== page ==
By Joseph Okoghenun
I see a growing similarity between The Redeemed Christian Church of God (RCCG), one of Nigerian’s biggest Pentecostal churches, and Konga, Nigeria’s foremost composite e-commerce giant in their mode of operations.
In Nigeria today, there is hardly any street where one cannot find a branch of RCCG. The church has become ubiquitous. In Christendom, RCCG certainly has no rival in terms of spread, and no one has ever dared to compete with the Pastor Enoch Adeboye led-church in that regard. The strategy has certainly worked for the religious body.
Interestingly, Konga seems to be following the same strategy. In its seven years of existence, Konga has expanded the scope of the e-commerce operations in Nigeria with its retail roll-out strategy. As disclosed by the company, Konga currently has over 31 retail stores. Indeed, it is hard to miss the attractive Konga fuchsia colour dotting the landscape with its rapidly growing stores – a factor which now makes every fuchsia-painted building appear like a Konga store.
This is also the strength of the RCCG brand equity. Every beautifully constructed house of worship is now assumed an RCCG church, if not closely scrutinized.
Due to the nature of my job, I have the privilege of travelling to various states in Nigeria every month to engage customers in this trying times. It is rather unbelievable the massive spread of the Konga retail store. Whether it is in Warri, Kano, Uyo, Asaba or Ibadan, just to mention a few, you cannot miss the imposing colour and signage, thereby leaving one wondering what their strategy is.
Last Monday, I had a challenge with my laptop and I asked my neighbour who is an IT expert where I could buy a reasonably priced HP laptop in Lagos. He volunteered a number of places, including the smart Computer Village in Ikeja, Lagos, but advised that before I finally buy, I should check prices on Konga as he was sure Konga had the best prices.
I did as my neighbour advised. I went to the Konga Online Marketplace App, which I had installed on my phone to check for the price and specifications of the available HP laptops.
After checking the price range and functionalities of the various HP brands available, I settled for the HP Spectre, which is a perfect device for me, especially considering the nature of my work. Thereafter, I needed to cross-check the price with what was obtainable in Computer Village. Hence, I put calls through to some of the contacts in Computer Village my neighbour had given to me.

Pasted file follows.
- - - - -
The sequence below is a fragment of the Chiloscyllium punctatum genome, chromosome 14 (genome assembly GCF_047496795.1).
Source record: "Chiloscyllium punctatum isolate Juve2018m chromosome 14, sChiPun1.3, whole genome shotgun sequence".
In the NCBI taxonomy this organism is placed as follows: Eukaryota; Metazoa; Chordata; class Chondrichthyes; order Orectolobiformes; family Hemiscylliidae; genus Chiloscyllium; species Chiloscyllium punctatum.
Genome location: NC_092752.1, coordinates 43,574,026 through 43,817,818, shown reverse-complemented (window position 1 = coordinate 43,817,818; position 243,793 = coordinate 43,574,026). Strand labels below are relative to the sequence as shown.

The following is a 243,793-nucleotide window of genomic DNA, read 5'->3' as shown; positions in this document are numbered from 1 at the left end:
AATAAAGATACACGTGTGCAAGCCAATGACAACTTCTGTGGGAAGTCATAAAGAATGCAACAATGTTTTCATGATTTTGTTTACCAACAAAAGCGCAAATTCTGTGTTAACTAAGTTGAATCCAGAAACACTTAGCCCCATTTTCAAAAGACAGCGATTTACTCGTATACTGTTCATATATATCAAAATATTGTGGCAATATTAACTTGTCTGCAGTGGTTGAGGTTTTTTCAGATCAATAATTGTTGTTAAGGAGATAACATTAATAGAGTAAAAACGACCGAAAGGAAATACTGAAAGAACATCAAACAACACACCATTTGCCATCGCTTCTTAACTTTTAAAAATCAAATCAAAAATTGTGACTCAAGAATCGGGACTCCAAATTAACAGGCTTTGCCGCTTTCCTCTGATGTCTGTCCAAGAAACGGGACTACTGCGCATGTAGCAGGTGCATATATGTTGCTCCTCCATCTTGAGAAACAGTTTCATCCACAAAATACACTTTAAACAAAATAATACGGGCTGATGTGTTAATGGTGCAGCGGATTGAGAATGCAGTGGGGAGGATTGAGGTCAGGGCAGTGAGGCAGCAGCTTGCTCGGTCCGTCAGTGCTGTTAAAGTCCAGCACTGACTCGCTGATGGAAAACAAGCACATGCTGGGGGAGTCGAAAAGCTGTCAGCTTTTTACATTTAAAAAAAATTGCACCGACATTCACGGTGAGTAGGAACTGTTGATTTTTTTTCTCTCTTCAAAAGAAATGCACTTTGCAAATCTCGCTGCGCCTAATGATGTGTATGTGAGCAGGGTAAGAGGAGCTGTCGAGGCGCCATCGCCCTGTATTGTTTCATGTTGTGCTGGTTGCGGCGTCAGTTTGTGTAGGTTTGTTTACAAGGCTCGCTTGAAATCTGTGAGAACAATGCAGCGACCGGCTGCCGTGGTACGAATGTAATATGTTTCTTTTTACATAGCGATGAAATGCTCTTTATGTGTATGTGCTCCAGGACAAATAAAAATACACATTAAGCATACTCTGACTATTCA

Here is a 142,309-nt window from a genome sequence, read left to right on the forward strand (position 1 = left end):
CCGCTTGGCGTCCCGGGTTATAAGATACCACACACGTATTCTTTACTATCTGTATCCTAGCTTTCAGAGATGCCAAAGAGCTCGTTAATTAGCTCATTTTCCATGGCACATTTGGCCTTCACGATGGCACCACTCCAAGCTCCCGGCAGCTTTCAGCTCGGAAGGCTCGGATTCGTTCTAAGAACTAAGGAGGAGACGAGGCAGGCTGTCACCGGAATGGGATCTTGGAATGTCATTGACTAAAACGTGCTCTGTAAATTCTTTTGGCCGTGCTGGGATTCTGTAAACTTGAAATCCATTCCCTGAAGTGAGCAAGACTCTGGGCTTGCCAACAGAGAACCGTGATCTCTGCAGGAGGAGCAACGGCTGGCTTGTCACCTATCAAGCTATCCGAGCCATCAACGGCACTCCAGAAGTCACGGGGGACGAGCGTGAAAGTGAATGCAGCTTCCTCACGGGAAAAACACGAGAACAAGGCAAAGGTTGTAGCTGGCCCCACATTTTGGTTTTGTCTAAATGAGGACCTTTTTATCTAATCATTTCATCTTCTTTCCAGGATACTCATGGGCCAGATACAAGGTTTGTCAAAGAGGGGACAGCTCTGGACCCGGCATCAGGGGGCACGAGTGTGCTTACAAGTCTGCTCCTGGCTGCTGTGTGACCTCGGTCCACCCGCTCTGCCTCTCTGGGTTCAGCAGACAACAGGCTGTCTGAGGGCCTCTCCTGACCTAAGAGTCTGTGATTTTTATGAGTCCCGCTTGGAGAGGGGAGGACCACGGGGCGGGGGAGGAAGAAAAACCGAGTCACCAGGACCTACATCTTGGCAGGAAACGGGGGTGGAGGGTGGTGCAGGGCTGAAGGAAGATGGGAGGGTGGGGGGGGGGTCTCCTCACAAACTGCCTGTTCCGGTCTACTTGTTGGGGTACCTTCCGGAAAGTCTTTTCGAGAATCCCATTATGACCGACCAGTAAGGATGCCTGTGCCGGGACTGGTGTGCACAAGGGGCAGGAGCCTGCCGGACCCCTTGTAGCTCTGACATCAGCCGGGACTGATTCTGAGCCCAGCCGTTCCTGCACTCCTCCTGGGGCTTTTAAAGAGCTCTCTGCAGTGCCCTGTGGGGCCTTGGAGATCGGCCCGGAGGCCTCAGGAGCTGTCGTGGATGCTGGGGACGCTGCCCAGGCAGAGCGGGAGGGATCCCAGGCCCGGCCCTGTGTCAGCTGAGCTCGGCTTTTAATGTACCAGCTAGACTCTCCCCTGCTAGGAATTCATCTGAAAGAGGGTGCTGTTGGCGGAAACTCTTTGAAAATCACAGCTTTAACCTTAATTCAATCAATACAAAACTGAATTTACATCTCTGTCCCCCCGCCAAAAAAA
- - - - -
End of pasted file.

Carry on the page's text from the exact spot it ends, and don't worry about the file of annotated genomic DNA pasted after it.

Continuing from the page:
Surprisingly, the prices I got from them all were far higher than what I got from Konga. Considering that I needed to endure heavy traffic in various parts of Lagos to get to Computer Village amidst my busy schedule, I did not think twice before settling for Konga to place the order. In the comfort of my bedroom, I placed the order before I went out. Since I knew that my movement wouldn’t be certain on that Monday and I would be attending a series of meetings, I directed that the laptop should be dropped at the Konga retail store located at Third Roundabout on Lekki-Epe Express Way, Ikate, Lekki Phase 2, Lagos, close to where I live, for onward pick up.
Throughout that day, I was too busy to have time to pick up the laptop. On Tuesday, I went to the Konga retail store. Since the store was opened this year, Tuesday was the first time I was using it. When I went to pick up the HP laptop on Tuesday, I was pleasantly impressed by the courteous service I received from the attendants at the store, and the aesthetical layout of the place.
Further raising my impressions was the fact that all my attempts to give the attendants a tip for their wonderful service was politely rejected. In fact, they informed me that the practice was against the company policy. I was really impressed by what I saw and observed.
Curiously, I also noticed that the store is located in a strategic place not far off from a branch of RCCG. I don’t know whether this is also a deliberate strategy by the new Konga owners to have some of their stores located close to branches of the biggest Pentecostal church in Nigeria. As a matter of fact, the Konga store located at Redemption Crescent, Gbagada, is adjacent to a branch of RCCG. The affinity between the two brands is becoming too glaring for anyone not to notice.
My visit to Konga store also afforded me the opportunity to meet with the Konga CEO, Prince Nnamdi Ekeh for the first time. Unassuming and smart, the young Prince Nnamdi was entering the store while I and other customers were about leaving the place. As soon as he entered, he greeted all of us warmly and asked about our welfare. I replied in the affirmative but enquired if we had met before.
Beaming with a huge smile, Prince Nnamdi humbly replied in the negative, but explained that as the CEO of Konga, it was his responsibility to see that the welfare of Konga customers was taken care of always.
I was really marveled by the simplicity of the young CEO that I decided to exchange contacts with him. Surprise is an understatement when I later received a call from Prince Nnamdi that evening, asking whether I got home safely and how I was enjoying my new HP laptop.
I was marveled by his sincerity of purpose so much that I wondered whether he is also a pastor in RCCG – the brand I assume Konga is imitating in their retail rollout. I had to scan through the CEO’s profile on the internet.
Subsequently, I got to know that Prince Nnamdi’s life has been all about e-commerce. He was just 23 when he founded Yudala – a bold and ambitious e-commerce outpost, which later merged operations with Konga in 2018. In fact, I got to know that Konga imbibed its retail store strategy from Yudala, which pioneered the model in the global e-commerce sector.
The merger, no doubt, has repositioned Konga from a business, operational and quality service delivery standpoint, with cutting-edge efficiency to drive the company’s operations, including its retail stores.